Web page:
What does double diabetes look like in someone with type 2 diabetes?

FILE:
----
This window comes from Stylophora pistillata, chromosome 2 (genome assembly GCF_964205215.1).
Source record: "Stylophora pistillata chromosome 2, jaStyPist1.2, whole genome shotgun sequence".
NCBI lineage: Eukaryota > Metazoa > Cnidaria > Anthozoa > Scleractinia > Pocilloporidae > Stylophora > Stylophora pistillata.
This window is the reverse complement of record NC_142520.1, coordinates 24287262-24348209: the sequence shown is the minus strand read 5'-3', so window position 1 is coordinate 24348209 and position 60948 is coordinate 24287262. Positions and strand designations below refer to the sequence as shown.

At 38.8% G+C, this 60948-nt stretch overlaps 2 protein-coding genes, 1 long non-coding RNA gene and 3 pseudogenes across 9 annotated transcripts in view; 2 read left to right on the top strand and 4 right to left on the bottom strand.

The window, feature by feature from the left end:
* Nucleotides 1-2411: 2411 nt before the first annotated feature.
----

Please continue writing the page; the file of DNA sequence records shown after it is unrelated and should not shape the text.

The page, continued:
If a teenager or child with all of the typical clinical features of type 2 diabetes – excess body weight, acanthosis nigrican (velvety and dark colored skin of the neck, armpit and groin), high blood pressure, high cholesterol, Poly Cystic Ovary Syndrome (PCOS) (for girls), positive family history of type 2, belonging to ethnic/racial minority group – has the presence of antibodies against the insulin producing beta cells of the pancreas, we would say he or she has elements of both kinds of diabetes. A number of reports have described that as many as 15-20% of teens with the typical symptoms of type 2 diabetes have antibodies circulating in their blood. Because of the presence of these antibodies, they can no longer be considered a pure type 2 case.
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